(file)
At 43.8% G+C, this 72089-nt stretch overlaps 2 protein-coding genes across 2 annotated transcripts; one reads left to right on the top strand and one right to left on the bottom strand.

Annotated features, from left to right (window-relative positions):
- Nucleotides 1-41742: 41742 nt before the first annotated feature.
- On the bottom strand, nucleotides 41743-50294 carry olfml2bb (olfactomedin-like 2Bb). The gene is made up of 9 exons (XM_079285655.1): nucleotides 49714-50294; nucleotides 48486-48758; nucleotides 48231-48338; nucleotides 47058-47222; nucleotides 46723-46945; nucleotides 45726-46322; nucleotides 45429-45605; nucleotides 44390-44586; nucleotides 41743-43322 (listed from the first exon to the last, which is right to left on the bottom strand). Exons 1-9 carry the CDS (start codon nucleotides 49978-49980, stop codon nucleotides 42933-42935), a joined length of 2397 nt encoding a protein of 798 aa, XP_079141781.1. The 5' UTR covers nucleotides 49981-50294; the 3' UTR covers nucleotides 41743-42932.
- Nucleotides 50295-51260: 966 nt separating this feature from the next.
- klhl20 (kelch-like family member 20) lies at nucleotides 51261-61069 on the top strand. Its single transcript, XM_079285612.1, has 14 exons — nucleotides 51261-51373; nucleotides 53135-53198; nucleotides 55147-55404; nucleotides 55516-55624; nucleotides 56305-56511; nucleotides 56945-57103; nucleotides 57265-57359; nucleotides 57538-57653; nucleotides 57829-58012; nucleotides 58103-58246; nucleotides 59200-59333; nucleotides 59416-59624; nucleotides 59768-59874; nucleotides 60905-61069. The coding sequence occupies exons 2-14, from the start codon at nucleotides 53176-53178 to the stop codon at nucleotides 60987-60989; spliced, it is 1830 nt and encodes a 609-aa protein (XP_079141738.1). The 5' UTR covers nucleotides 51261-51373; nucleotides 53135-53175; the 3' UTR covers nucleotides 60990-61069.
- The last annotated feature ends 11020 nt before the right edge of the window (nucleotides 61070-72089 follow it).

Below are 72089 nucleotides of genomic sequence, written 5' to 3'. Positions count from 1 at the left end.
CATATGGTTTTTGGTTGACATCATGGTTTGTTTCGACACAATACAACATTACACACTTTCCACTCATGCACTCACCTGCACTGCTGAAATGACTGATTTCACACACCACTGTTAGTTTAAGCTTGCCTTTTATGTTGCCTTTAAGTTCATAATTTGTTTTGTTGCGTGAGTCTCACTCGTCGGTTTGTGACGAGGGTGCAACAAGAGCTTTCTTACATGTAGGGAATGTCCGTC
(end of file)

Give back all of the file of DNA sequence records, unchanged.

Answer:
At 43.8% G+C, this 72089-nt stretch overlaps 2 protein-coding genes across 2 annotated transcripts; one reads left to right on the top strand and one right to left on the bottom strand.

Annotated features, from left to right (window-relative positions):
- Nucleotides 1-41742: 41742 nt before the first annotated feature.
- On the bottom strand, nucleotides 41743-50294 carry olfml2bb (olfactomedin-like 2Bb). The gene is made up of 9 exons (XM_079285655.1): nucleotides 49714-50294; nucleotides 48486-48758; nucleotides 48231-48338; nucleotides 47058-47222; nucleotides 46723-46945; nucleotides 45726-46322; nucleotides 45429-45605; nucleotides 44390-44586; nucleotides 41743-43322 (listed from the first exon to the last, which is right to left on the bottom strand). Exons 1-9 carry the CDS (start codon nucleotides 49978-49980, stop codon nucleotides 42933-42935), a joined length of 2397 nt encoding a protein of 798 aa, XP_079141781.1. The 5' UTR covers nucleotides 49981-50294; the 3' UTR covers nucleotides 41743-42932.
- Nucleotides 50295-51260: 966 nt separating this feature from the next.
- klhl20 (kelch-like family member 20) lies at nucleotides 51261-61069 on the top strand. Its single transcript, XM_079285612.1, has 14 exons — nucleotides 51261-51373; nucleotides 53135-53198; nucleotides 55147-55404; nucleotides 55516-55624; nucleotides 56305-56511; nucleotides 56945-57103; nucleotides 57265-57359; nucleotides 57538-57653; nucleotides 57829-58012; nucleotides 58103-58246; nucleotides 59200-59333; nucleotides 59416-59624; nucleotides 59768-59874; nucleotides 60905-61069. The coding sequence occupies exons 2-14, from the start codon at nucleotides 53176-53178 to the stop codon at nucleotides 60987-60989; spliced, it is 1830 nt and encodes a 609-aa protein (XP_079141738.1). The 5' UTR covers nucleotides 51261-51373; nucleotides 53135-53175; the 3' UTR covers nucleotides 60990-61069.
- The last annotated feature ends 11020 nt before the right edge of the window (nucleotides 61070-72089 follow it).

Below are 72089 nucleotides of genomic sequence, written 5' to 3'. Positions count from 1 at the left end.
CATATGGTTTTTGGTTGACATCATGGTTTGTTTCGACACAATACAACATTACACACTTTCCACTCATGCACTCACCTGCACTGCTGAAATGACTGATTTCACACACCACTGTTAGTTTAAGCTTGCCTTTTATGTTGCCTTTAAGTTCATAATTTGTTTTGTTGCGTGAGTCTCACTCGTCGGTTTGTGACGAGGGTGCAACAAGAGCTTTCTTACATGTAGGGAATGTCCGTC